Now, as Cline notes, what the above atheistic assertion claims is that when it comes to categorizing the various unbelieving positions that a person could hold, a person could thus join atheism and agnosticism together without contradiction or redundancy. Indeed, a person could thus be an agnostic-atheist; and this would mean—as per Cline—that the person does not happen to believe in any God or gods (hereafter just God) and he does not claim to know that there is no God. But here we run into a problem. Namely, if atheism—as Cline defines it—is just a lack of belief in God, then the term ‘agnostic-atheist’ actually is redundant and trivial. Why? Because to claim to know something necessarily includes having a positive belief about it. Indeed, knowledge is most often defined as a ‘justified true belief’ or a ‘warranted true belief’. Furthermore, even a more commonsensical and common understanding of what knowledge is, namely, a very well-evidenced belief, still includes a positive belief within it. After all, when a criminal is found guilty of a crime beyond a reasonable doubt, we believe that the criminal is guilty, but we consider such a belief to be knowledge because it is a very well supported belief; this is why, in common parlance, we rightly say that we know that the criminal is guilty of the crime in question. So the point is that knowledge necessarily includes a component of belief within it. But what this now means is the following: if a person lacks a belief in some proposition, then they necessarily do not know it. Consequently, if atheism is defined as just a lack-of-belief in the existence of God, then there is no point in claiming to also not know that God does not exist, because such a lack of knowledge is necessarily included and implied in the initial lack-of-belief; to lack a belief in something is to lack knowledge of it as well, so there is no reason to say the same thing twice. Indeed, the term ‘agnostic-atheist’ essentially means that you are saying “I have absolutely no positive belief of any type concerning the existence or non-existence of God (lack-of-belief atheism), and I have no justified true belief (knowledge) concerning the existence or non-existence of God either.” Well, obviously, for if you take the former position, then the latter one is automatically included in it, and thus there is no point in being redundant by calling one’s self an agnostic-atheist. And so, the whole push to somehow make lack-of-belief atheism and agnosticism distinct, and thus combinable, becomes yet another shell-game, for it is just a way of saying the same thing twice. Indeed, if atheism is defined as just a lack-of-belief, then agnostic-atheism is a redundant and unnecessary term.
Now, to see this whole problem from a different angle, consider that if the term ‘agnostic-atheist’ were useful or necessary, then the term ‘gnostic-atheist’ should also be useful and necessary. But far from being useful, the term ‘gnostic-atheist’ is incoherent. Indeed, for if atheism is defined as just a lack-of-belief, then no atheist could be a gnostic-atheist. Why? Because the term ‘gnostic’ means to have knowledge, which—as shown above—means to have a positive justified true belief about something (or a warranted true belief), not a lack of belief. But if atheism is just a lack-of-belief, then ‘gnostic-atheism’ is a contradiction, for it is claiming that someone both lacks a belief concerning God’s existence (atheism) while at the same time actually having a positive justified true belief (knowledge: ie – gnosticism) that God does not exist. But no one can lack a belief concerning the question of God’s existence while at the same time positively believing that God does not exist, for to have a positive belief that God does not exist means that you do not lack a belief concerning the question of God’s existence, but rather you positively deny that God exists. And so the term ‘gnostic-atheist’ essentially means that you are saying “I have absolutely no positive belief of any type concerning the existence or non-existence of God (lack-of-belief atheism), and yet I have a justified true positive belief (knowledge) that God does not exist.” Now, obviously, such a position is contradictory, and so it is indeed impossible for someone to be a gnostic-atheist so long as atheism is taken to be a mere lack of belief.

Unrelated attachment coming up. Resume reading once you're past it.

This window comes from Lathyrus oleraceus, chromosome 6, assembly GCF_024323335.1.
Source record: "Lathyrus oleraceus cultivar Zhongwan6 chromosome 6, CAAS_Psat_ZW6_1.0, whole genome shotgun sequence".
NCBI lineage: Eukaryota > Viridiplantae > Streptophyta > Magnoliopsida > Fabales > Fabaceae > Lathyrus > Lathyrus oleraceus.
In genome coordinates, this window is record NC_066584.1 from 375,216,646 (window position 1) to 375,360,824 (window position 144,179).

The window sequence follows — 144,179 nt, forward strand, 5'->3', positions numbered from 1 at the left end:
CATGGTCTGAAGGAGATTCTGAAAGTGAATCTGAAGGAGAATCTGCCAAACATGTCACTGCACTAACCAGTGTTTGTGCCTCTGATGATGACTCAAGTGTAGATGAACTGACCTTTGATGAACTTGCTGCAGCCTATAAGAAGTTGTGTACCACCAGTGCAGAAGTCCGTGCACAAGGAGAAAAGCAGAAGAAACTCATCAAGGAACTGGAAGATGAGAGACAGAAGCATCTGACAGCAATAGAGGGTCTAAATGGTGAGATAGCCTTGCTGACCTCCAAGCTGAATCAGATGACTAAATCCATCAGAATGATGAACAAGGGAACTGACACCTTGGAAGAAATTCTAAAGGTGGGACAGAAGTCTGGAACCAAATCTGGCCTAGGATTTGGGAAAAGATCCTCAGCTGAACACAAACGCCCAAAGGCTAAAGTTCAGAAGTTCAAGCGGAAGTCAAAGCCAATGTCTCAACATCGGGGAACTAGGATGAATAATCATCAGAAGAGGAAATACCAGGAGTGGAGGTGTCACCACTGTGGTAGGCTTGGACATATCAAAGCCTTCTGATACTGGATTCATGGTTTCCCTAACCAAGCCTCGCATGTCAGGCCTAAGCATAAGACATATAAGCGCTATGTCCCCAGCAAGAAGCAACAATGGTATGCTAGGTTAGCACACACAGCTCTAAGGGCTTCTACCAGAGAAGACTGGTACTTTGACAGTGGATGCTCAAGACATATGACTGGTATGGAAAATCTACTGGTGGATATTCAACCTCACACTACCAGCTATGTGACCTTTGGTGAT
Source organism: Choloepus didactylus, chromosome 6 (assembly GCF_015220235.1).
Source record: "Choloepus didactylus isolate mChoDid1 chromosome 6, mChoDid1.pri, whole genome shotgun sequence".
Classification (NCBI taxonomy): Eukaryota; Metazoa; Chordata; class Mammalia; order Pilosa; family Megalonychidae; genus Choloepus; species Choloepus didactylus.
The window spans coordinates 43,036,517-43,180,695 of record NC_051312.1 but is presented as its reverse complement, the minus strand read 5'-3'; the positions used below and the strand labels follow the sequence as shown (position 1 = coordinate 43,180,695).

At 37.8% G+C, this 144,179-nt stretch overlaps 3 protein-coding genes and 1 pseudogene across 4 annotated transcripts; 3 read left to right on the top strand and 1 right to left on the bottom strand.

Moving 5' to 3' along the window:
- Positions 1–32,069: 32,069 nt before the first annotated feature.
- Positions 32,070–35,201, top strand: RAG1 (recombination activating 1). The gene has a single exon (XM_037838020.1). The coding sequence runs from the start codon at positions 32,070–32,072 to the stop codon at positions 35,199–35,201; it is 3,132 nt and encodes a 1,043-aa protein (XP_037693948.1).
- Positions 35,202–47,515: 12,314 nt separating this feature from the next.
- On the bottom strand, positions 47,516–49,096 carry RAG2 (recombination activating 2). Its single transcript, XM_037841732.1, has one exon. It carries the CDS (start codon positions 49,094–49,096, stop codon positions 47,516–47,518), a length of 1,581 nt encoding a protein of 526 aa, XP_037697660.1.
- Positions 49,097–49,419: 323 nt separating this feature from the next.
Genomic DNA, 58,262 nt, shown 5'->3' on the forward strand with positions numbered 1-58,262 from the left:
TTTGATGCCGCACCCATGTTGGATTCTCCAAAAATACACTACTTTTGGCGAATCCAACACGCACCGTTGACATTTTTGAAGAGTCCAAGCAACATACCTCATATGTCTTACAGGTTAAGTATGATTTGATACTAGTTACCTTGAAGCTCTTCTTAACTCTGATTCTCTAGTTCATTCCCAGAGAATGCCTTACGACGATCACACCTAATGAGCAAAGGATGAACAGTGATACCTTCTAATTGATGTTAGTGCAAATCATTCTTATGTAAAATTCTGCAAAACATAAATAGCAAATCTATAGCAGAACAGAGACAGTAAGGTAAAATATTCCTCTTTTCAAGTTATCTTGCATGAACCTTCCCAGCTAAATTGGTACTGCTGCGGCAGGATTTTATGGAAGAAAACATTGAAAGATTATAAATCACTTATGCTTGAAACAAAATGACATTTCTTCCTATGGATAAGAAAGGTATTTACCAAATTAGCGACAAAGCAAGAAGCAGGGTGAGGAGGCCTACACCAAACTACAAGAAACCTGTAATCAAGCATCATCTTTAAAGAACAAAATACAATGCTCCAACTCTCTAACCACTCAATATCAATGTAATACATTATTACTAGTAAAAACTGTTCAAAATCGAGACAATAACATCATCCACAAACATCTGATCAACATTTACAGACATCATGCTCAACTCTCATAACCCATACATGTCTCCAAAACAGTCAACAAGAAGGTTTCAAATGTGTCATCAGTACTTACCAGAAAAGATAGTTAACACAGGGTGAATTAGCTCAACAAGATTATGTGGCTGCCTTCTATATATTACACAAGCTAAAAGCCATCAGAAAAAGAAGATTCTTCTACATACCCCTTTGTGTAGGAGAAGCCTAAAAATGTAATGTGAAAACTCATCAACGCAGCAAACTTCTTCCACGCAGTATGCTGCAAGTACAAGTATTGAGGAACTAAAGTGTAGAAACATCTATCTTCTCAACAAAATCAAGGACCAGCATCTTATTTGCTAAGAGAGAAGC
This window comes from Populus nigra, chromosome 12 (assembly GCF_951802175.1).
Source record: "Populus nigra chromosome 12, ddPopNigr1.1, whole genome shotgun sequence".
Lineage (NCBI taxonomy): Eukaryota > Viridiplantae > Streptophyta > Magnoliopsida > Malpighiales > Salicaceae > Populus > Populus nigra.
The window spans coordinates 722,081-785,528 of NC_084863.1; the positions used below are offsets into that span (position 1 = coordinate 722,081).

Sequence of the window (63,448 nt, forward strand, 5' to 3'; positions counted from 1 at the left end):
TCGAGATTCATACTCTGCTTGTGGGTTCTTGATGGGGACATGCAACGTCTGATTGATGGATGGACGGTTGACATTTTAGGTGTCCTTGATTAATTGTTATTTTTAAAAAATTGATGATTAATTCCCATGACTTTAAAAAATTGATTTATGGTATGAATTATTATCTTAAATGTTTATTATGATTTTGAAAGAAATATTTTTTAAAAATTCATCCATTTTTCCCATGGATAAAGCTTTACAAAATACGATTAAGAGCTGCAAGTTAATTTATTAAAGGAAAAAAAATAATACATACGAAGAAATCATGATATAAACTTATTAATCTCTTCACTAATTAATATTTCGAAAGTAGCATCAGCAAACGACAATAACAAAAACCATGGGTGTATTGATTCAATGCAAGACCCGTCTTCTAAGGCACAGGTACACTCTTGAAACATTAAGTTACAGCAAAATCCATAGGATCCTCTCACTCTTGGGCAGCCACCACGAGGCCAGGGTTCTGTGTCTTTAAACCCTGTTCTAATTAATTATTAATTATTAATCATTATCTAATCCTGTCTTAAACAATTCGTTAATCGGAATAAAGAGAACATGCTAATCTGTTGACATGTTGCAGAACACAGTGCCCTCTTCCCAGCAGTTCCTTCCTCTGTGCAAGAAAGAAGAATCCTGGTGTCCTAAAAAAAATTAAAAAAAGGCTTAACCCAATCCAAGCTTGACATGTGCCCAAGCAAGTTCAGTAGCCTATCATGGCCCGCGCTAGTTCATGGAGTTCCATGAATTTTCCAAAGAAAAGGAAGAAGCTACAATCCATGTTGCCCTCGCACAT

Therefore, when atheism is defined as a lack-of-belief, adding an agnostic or gnostic prefix to the term ‘atheism’ is either redundant or contradictory. Furthermore, note as well that even if the term ‘agnostic-atheism’ was not redundant, it is still just agnosticism by another name. Indeed, for given that the agnostic-atheist allegedly lacks a belief in God and also does not claim to know whether or not God exists, then such a person just is a person who neither believes nor disbelieves in the existence of God, and such a definition has traditionally been the definition of what an agnostic is, as numerous quotes in the previous essays in this series show. So even the attempt to combine atheism and agnosticism into the term ‘agnostic-atheist’ does nothing to remove the fact that such a position is merely another name for what many people—and many legitimate sources—already define as straight agnosticism.
And so, the long and short of it is this: if atheism is defined as a lack-of-belief, then the attempt to make agnosticism into something that is distinct from atheism and that can be tacked on to the term ‘atheism’ simply does not work. After all, the term ‘agnosticism-atheism’ is redundant and is still synonymous with just plain old agnosticism, while the term ‘gnostic-atheism’ is contradictory. Thus, this particular attempt to escape the claim that lack-of-belief atheism is essentially just another term for agnosticism fails. Now, if atheism was defined in a positive manner—namely as a positive belief that God does not exist—then separating atheism into gnostic-atheism and agnostic-atheism would work, but whether or not this strategy would allow atheism to avoid the charge of just being another term for agnosticism is a topic for another essay.
If you wish, then please show your support here, because any amount of support counts towards keeping this original content coming: www.patreon.com/reconquistainitiative
Anno Domini 2017 03 03
Non nobis Domine, non nobis, sed nomini tuo da gloriam